The third strand of the evolving strategy of tenant ownership and control was the most dramatic of all: the rehabilitation of totally abandoned buildings by the would-be tenants themselves. The first examples of this strategy were initiated by a Catholic priest, Father Robert Fox of East Harlem, who, beginning in 1969, led a group of would-be tenants in the rehabilitation of two fire-damaged and derelict buildings on East 102d Street. This procedure, dubbed "sweat equity" by Schur because it allowed financially poor people to gain equity in buildings through their labor, attracted considerable attention from the media because of some of the groups involved -- a street gang, welfare mothers, teenagers. Initially most were Puerto Ricans; then blacks also "got a piece of the action." Those involved often formed local organizations that provided leadership for neighboring sweat equity projects. In other instances neighborhood organizations, such as Interfaith Adopt-a-Building, that were already organizing rent strikes began to sponsor sweat equity in vacant buildings. Once again Schur utilized the Municipal Loan Program to fund building materials and, often, low wages for the "sweaters." Behind the strategy lay dreams not only of owning good housing (this was gut rehabilitation, and in most instances architects redesigned building interiors), but also of securing job skills. Later projects included an explicit job-training component, funded by the Comprehensive Employment Training Act (CETA) program.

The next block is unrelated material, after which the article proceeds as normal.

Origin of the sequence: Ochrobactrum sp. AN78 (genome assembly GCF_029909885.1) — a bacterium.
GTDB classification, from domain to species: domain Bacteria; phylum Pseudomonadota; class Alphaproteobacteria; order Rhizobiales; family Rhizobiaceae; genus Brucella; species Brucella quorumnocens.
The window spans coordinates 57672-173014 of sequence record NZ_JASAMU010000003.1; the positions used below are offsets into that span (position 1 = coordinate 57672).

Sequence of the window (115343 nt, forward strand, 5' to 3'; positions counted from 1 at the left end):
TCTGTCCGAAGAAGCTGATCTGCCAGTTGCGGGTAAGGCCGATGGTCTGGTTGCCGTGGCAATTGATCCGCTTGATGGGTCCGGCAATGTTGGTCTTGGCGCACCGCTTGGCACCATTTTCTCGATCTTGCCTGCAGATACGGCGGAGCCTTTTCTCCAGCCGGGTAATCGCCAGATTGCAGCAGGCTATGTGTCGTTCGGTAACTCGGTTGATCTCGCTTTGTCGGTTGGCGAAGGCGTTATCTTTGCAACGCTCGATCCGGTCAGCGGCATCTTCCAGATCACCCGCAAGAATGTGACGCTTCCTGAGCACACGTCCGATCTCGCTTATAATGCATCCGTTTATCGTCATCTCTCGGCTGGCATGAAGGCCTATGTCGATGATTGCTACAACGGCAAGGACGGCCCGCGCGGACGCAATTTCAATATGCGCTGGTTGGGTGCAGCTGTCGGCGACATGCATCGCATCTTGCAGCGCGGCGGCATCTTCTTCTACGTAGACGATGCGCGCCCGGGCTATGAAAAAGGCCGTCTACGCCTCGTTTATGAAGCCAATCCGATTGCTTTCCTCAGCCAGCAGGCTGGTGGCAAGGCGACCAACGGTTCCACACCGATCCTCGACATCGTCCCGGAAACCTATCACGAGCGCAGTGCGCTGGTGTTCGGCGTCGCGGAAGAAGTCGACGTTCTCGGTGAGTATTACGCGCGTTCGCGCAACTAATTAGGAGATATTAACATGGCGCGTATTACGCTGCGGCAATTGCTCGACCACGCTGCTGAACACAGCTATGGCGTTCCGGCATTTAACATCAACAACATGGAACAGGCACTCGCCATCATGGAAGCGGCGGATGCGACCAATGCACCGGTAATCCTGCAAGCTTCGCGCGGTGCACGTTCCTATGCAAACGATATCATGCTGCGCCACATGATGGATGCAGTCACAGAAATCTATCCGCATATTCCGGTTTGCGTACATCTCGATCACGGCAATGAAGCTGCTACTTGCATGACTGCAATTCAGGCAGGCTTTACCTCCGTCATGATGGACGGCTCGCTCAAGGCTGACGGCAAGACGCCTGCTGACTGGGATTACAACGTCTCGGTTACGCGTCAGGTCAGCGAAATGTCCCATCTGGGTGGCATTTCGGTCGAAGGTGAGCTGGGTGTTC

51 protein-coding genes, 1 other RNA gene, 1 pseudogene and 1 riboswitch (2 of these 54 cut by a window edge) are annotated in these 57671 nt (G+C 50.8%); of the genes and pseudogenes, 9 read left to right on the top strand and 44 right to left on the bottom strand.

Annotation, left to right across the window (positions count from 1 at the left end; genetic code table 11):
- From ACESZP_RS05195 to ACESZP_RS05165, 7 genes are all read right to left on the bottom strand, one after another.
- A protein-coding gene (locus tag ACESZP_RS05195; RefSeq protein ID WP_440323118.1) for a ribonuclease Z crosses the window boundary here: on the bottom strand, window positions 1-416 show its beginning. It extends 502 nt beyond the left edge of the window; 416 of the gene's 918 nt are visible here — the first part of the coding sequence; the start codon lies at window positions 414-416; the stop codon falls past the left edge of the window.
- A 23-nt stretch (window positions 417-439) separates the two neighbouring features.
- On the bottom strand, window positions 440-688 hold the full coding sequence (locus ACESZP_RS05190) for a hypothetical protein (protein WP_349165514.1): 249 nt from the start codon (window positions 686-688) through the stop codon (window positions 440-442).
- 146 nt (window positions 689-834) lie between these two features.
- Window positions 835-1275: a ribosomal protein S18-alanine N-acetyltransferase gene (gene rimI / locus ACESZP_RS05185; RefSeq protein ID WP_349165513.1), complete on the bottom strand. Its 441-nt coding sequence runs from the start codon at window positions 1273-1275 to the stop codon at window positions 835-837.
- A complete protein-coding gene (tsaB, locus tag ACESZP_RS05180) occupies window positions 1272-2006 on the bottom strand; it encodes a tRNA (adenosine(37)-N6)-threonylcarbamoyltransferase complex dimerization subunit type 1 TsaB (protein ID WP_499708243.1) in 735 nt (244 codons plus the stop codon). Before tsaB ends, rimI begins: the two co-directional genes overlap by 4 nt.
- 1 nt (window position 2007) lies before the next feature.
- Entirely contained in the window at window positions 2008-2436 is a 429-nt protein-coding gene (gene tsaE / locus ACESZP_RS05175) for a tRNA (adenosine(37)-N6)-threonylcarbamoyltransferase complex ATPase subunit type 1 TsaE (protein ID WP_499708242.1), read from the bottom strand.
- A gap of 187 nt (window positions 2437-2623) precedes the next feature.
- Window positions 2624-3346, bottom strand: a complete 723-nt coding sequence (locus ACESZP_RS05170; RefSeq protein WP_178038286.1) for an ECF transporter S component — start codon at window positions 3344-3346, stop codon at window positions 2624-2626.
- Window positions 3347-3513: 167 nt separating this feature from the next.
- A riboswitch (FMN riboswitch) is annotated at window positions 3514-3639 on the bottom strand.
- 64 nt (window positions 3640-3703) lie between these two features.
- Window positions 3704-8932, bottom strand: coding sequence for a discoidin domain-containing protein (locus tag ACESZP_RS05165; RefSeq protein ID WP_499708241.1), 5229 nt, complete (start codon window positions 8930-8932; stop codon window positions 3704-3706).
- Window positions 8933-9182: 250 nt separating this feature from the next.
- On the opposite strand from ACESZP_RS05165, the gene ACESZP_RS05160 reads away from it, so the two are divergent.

With the city's enactment of a new statute, Schur was able to beef up the hitherto small Receivership Program, which dated from the mid-1960s, from 15 to 250 buildings in a year. Under this program buildings with serious code violations could be taken from landlords before the buildings deteriorated too badly. Schur went on to experiment with granting management controls for such buildings to community organizations (mostly neighborhood tenant organizations), thus increasing the coterie of organizations involved in programs aimed at preserving decaying buildings. He saw this program as a major resource for co-op conversions -- it could preserve buildings while buying time to develop the unity and skills of the tenants.[30]

By transforming existing programs that had been created with housing developers and landlords in mind, Schur had built an eclectic co-op program upon the foundation laid in the first spontaneous, sporadic efforts.

However, it proved to be a difficult time to be launching low-income co-ops, for the process was fraught with delays, disruptions, and frustrations, which sapped the morale of the participants. The city itself was the source of most of these disruptions -- for two reasons: